Wednesday, October 3, 2012

Beauty For Ashes--Or Happy Birthday, David

Daddy and Frank, 2 mns
One day I will fill out my 3 month clothes

On an early Sunday morning, 9 years and 10 1/2 months ago, I took a test that would forever change my life.  I looked at the test and immediately woke up my husband to tell him the results.  I believe my exact words were, "Honey, I think I'm pregnant, but I'm not sure because I threw away the directions and so I'm not sure if I'm reading the test right.  We need to stop off at the store after church so I can see the directions on the box."  If I remember correctly, my husband rolled over and went back to sleep leaving me one big, excited bundle of hyperactive nerves counting down the hours until I could get my hands on that box.

Little did I know that I was in for the ride of my life.  

It hit right on cue at eight weeks.  The constant, never ending morning sickness.  Running for the bathroom at all hours, stopping on the side of the road, making friends with bushes and bathrooms alike.  I literally made myself sick because I had no clue being that sick wasn't normal.  I tore my esophagus.  I lost a lot of weight. I sat on the stairs crying to my husband how I was so hungry but that I couldn't keep anything down.  I became intimately acquainted with the term "Hyperemesis Gravidarum" which is a very severe form of morning sickness.  

After such a horrible beginning, it seems like a gal should have caught a break.  Well, I did get four weeks of pregnancy bliss once the morning sickness ended before my next issue surfaced.  I went in for a routine doctor appointment where I discovered my blood pressure was elevated--really elevated.  I was only 22 weeks along.  My doctor watched me more closely for the next few weeks before the diagnosis came in--I officially had pregnancy induced hypertension.  I was placed on full bedrest.  I went into my work to clean out my desk and tell my boss and coworkers.  And cried.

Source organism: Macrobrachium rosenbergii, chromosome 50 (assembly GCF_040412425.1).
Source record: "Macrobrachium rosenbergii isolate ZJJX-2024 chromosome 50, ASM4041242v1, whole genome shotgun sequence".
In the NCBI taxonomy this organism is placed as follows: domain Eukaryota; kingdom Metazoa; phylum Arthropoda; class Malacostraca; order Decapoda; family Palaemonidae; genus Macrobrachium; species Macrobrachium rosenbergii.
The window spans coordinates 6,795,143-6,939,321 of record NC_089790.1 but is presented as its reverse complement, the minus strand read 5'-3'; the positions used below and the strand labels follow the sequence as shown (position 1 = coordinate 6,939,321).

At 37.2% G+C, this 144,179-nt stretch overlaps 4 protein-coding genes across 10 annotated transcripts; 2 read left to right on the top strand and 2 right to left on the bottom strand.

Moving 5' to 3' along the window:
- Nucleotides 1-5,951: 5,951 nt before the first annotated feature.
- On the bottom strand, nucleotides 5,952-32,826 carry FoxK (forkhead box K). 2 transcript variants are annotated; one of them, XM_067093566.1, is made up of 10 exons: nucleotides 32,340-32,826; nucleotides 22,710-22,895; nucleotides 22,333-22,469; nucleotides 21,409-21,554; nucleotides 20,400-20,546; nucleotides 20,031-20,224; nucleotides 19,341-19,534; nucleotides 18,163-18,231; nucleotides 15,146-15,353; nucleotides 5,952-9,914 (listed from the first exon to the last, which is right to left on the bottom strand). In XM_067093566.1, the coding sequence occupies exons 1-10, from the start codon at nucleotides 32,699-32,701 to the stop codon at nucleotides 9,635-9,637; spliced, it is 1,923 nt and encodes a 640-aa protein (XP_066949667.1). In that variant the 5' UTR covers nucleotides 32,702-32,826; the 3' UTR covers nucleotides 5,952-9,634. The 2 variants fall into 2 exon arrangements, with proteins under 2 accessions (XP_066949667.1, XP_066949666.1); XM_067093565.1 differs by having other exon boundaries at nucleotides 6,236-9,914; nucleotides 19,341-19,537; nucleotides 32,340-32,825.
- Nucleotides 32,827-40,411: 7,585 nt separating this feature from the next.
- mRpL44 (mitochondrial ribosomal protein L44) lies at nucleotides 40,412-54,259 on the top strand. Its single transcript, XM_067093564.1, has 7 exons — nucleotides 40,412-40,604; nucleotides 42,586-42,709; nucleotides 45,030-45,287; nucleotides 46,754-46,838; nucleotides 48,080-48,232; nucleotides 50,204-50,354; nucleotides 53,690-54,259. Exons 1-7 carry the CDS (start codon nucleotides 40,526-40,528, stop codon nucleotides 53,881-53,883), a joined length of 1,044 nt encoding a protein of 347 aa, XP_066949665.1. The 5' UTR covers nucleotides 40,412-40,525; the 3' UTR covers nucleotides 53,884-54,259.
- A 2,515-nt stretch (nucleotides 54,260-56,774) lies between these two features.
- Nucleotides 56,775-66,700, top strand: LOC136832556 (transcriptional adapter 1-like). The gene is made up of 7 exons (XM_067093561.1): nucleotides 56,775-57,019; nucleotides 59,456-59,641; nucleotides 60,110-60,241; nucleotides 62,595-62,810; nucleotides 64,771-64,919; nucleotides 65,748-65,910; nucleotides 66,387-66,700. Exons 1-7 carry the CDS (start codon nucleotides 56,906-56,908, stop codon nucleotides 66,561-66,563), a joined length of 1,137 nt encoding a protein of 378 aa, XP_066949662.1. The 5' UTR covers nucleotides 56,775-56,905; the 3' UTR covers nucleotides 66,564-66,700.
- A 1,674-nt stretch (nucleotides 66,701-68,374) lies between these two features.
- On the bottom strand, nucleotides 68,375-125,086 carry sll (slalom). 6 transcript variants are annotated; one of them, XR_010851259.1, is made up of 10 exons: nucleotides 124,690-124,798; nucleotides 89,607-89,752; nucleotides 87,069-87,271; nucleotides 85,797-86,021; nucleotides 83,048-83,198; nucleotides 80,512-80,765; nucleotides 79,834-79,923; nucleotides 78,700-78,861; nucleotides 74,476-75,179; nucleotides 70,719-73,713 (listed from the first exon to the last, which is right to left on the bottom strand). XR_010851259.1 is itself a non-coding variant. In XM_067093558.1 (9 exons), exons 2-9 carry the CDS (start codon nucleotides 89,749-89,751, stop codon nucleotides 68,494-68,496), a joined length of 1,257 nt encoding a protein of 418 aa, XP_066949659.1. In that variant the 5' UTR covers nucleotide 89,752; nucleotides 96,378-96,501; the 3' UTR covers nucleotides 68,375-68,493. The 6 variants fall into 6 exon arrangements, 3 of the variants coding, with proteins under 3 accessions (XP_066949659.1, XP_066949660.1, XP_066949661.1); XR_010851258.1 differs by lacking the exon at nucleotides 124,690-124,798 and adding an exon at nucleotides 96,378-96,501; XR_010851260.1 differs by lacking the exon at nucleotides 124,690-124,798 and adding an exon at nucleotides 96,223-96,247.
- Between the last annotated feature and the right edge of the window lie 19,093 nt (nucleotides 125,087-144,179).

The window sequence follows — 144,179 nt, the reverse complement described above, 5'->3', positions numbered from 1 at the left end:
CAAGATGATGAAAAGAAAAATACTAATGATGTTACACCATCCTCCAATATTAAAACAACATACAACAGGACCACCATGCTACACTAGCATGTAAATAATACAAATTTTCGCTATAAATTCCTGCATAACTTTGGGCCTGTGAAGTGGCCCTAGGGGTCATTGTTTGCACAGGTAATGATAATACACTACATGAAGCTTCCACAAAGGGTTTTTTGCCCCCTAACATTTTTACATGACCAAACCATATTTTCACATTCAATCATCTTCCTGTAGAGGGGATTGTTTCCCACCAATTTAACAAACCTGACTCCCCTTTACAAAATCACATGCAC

This is not how pregnancy is supposed to go.  All of those "other people" just breeze through pregnancy with that elusive "pregnancy glow."  What was wrong with me that I kept having one problem after another?  

Three months of living on my couch.  Not being able to do my own shopping, my own cooking, having to limit my bathroom trips because our only bathroom was on the second floor, rarely even leaving my house.  My husband was kind enough to buy me a laptop so I at least had a small connection to the outside world.  My prayer group rallied around me and provided us with meals, cleaning help, and occasional visits.  I have never been so humbled in my life.  

Three months of constantly worrying that I was going to develop full blown preeclampsia and would be forced to deliver a micropremie.  Every week was a victory.  At 30 weeks I started spilling small amounts of protein--the beginnings of preeclampsia.  By 32 weeks it was bad enough to land me in the hospital on bedrest where I could be constantly monitored.  I received a round of steroid shots to help my baby's premature lungs develop faster.  At 34 weeks, 2 days, I lost the fight and an emergency c-section was scheduled.  I couldn't be induced because the baby was transverse--or sideways.     

On October 3, 2003, I transferred to labor and delivery to await my surgery.  They hooked me up to a magnesium drip to control my blood pressure that made me very hot and very loopy.  They wheeled me back to the OR mid-morning.  I was in the process of being moved to the operating table when an orderly came running into the room declaring that I had to leave because there was a more critical woman in labor who had to go before me.  So they wheeled me back to my room where I waited, and waited, and waited.  Around 4:00pm they finally tried again.  Shortly after, my son, David, was born.  I had just enough time to give him a kiss before he was rushed to the NICU to be placed on a ventilator.  

For the next day all I had were pictures of David to remind me that I had a child.  I wasn't allowed up because of the magnesium they were pumping into my body to control my blood pressure.  Eventually they wheeled me to the NICU to meet my precious baby who was hooked up to tubes and wires.  My tiny baby that I could only touch through little holes in the side of the isolette.  Five days I waited for that first chance to  hold my baby.  Five days of crying every time I ventured into the NICU.  But finally, finally, they declared it okay for me to hold my baby.  Of course I cried some more.  (Turns out I had post-partum depression but I didn't know that at the time)

Two weeks after his early entrance into this world, David came home.  On Sweetest Day.  Hubby showed up at the hospital to pick us up and drive us home with a bouquet of roses.  

I made it through, David made it through.  He later endured months of occupational therapy, physical therapy, speech therapy, and cranialsacral therapy, but you wouldn't know it by looking at him today.  He is happy, smart, strong, fast, tall, and completely normal.  Despite his very traumatic and early beginnings.   

David likes to pick the smallest animal on the carousel

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